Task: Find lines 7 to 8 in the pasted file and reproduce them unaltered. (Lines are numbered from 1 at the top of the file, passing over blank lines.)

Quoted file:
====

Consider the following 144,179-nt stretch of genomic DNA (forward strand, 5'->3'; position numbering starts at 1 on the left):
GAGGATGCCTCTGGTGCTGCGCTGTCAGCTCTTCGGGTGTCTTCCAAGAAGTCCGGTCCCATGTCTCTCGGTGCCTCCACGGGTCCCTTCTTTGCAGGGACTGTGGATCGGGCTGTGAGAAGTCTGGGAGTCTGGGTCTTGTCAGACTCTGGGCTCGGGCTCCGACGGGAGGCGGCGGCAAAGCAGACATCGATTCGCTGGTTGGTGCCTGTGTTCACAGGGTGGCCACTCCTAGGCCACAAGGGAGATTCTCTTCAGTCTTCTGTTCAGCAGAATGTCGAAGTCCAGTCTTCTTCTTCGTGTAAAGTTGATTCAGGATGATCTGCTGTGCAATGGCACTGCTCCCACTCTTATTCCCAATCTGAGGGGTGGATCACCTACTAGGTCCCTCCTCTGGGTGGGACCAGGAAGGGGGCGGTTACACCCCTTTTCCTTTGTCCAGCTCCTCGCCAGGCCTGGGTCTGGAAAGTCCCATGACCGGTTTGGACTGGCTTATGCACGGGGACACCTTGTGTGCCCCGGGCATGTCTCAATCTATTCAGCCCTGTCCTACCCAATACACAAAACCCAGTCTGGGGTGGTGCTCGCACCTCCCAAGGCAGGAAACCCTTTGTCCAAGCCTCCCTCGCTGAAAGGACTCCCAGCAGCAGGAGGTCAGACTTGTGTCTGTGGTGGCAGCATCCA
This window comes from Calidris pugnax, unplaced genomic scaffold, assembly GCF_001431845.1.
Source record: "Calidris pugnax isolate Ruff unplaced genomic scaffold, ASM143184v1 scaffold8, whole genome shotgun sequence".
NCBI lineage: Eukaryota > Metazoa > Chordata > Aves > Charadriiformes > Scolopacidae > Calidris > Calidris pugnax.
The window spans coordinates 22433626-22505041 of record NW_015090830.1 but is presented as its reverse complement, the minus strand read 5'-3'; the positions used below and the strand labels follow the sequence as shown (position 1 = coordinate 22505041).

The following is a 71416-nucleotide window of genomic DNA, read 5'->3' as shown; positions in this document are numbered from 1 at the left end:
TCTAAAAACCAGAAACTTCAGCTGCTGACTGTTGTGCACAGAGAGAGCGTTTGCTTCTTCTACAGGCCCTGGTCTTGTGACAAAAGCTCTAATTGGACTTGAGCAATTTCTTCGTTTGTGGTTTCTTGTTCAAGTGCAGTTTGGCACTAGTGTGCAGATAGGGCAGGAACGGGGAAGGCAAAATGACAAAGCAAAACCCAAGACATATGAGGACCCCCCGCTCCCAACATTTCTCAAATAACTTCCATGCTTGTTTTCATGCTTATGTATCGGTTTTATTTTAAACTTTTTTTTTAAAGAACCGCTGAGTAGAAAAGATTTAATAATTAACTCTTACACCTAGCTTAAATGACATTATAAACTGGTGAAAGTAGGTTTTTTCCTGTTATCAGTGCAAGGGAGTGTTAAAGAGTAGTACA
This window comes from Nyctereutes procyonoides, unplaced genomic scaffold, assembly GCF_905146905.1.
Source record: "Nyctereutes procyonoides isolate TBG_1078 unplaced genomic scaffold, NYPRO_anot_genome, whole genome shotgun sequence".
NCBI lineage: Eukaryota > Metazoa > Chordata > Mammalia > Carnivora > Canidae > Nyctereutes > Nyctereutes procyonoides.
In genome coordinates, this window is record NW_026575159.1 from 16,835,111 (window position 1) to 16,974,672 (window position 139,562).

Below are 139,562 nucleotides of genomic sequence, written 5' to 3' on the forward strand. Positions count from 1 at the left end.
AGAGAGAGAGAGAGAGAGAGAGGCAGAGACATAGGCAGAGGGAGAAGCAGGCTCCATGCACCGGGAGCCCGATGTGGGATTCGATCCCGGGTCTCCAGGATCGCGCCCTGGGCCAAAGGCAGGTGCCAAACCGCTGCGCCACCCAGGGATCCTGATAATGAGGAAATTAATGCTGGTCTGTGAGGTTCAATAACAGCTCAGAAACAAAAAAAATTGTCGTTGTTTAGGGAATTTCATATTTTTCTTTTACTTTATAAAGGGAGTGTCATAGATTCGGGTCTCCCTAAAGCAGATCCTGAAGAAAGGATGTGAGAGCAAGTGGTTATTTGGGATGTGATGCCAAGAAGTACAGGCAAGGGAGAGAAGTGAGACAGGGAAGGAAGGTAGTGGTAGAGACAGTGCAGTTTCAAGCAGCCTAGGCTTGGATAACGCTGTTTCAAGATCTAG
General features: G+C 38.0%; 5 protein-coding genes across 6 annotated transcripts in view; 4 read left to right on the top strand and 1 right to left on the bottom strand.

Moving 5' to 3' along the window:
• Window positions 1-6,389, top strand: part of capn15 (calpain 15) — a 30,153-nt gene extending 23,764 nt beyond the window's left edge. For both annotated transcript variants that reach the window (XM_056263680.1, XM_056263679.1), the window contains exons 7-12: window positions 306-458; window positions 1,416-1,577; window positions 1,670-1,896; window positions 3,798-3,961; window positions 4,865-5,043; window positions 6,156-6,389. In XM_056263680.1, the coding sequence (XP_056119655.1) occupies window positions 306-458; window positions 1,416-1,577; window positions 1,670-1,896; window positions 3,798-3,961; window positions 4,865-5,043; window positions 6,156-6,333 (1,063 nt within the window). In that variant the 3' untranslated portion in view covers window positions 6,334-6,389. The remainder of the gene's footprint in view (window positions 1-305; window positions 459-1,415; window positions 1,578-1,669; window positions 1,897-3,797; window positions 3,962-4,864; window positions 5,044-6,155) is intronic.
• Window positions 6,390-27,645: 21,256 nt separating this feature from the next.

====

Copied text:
The following is a 71416-nucleotide window of genomic DNA, read 5'->3' as shown; positions in this document are numbered from 1 at the left end:
TCTAAAAACCAGAAACTTCAGCTGCTGACTGTTGTGCACAGAGAGAGCGTTTGCTTCTTCTACAGGCCCTGGTCTTGTGACAAAAGCTCTAATTGGACTTGAGCAATTTCTTCGTTTGTGGTTTCTTGTTCAAGTGCAGTTTGGCACTAGTGTGCAGATAGGGCAGGAACGGGGAAGGCAAAATGACAAAGCAAAACCCAAGACATATGAGGACCCCCCGCTCCCAACATTTCTCAAATAACTTCCATGCTTGTTTTCATGCTTATGTATCGGTTTTATTTTAAACTTTTTTTTTAAAGAACCGCTGAGTAGAAAAGATTTAATAATTAACTCTTACACCTAGCTTAAATGACATTATAAACTGGTGAAAGTAGGTTTTTTCCTGTTATCAGTGCAAGGGAGTGTTAAAGAGTAGTACA